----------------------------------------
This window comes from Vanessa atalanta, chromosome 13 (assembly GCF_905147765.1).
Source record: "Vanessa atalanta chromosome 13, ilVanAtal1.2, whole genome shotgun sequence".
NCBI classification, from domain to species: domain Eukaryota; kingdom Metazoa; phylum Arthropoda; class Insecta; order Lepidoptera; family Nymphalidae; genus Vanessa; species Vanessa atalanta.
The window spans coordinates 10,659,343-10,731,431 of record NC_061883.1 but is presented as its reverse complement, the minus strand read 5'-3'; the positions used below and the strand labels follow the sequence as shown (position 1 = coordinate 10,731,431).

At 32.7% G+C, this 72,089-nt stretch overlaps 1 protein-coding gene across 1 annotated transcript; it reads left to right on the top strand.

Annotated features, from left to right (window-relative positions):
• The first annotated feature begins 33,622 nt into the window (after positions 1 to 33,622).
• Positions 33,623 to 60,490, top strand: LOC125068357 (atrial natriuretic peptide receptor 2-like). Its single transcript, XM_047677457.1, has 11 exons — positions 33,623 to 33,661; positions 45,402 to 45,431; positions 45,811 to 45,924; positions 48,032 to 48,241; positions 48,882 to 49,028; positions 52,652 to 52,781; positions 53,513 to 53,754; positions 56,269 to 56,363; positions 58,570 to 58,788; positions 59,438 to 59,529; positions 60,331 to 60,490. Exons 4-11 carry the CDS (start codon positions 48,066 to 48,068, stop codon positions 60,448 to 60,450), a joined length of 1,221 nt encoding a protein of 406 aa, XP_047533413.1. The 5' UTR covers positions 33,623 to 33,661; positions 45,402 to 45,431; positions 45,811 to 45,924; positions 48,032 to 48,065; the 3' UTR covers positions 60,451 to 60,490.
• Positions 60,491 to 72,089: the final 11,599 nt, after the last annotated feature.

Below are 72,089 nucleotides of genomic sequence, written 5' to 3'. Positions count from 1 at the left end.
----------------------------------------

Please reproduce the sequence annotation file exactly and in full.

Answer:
This window comes from Vanessa atalanta, chromosome 13 (assembly GCF_905147765.1).
Source record: "Vanessa atalanta chromosome 13, ilVanAtal1.2, whole genome shotgun sequence".
NCBI classification, from domain to species: domain Eukaryota; kingdom Metazoa; phylum Arthropoda; class Insecta; order Lepidoptera; family Nymphalidae; genus Vanessa; species Vanessa atalanta.
The window spans coordinates 10,659,343-10,731,431 of record NC_061883.1 but is presented as its reverse complement, the minus strand read 5'-3'; the positions used below and the strand labels follow the sequence as shown (position 1 = coordinate 10,731,431).

At 32.7% G+C, this 72,089-nt stretch overlaps 1 protein-coding gene across 1 annotated transcript; it reads left to right on the top strand.

Annotated features, from left to right (window-relative positions):
• The first annotated feature begins 33,622 nt into the window (after positions 1 to 33,622).
• Positions 33,623 to 60,490, top strand: LOC125068357 (atrial natriuretic peptide receptor 2-like). Its single transcript, XM_047677457.1, has 11 exons — positions 33,623 to 33,661; positions 45,402 to 45,431; positions 45,811 to 45,924; positions 48,032 to 48,241; positions 48,882 to 49,028; positions 52,652 to 52,781; positions 53,513 to 53,754; positions 56,269 to 56,363; positions 58,570 to 58,788; positions 59,438 to 59,529; positions 60,331 to 60,490. Exons 4-11 carry the CDS (start codon positions 48,066 to 48,068, stop codon positions 60,448 to 60,450), a joined length of 1,221 nt encoding a protein of 406 aa, XP_047533413.1. The 5' UTR covers positions 33,623 to 33,661; positions 45,402 to 45,431; positions 45,811 to 45,924; positions 48,032 to 48,065; the 3' UTR covers positions 60,451 to 60,490.
• Positions 60,491 to 72,089: the final 11,599 nt, after the last annotated feature.

Below are 72,089 nucleotides of genomic sequence, written 5' to 3'. Positions count from 1 at the left end.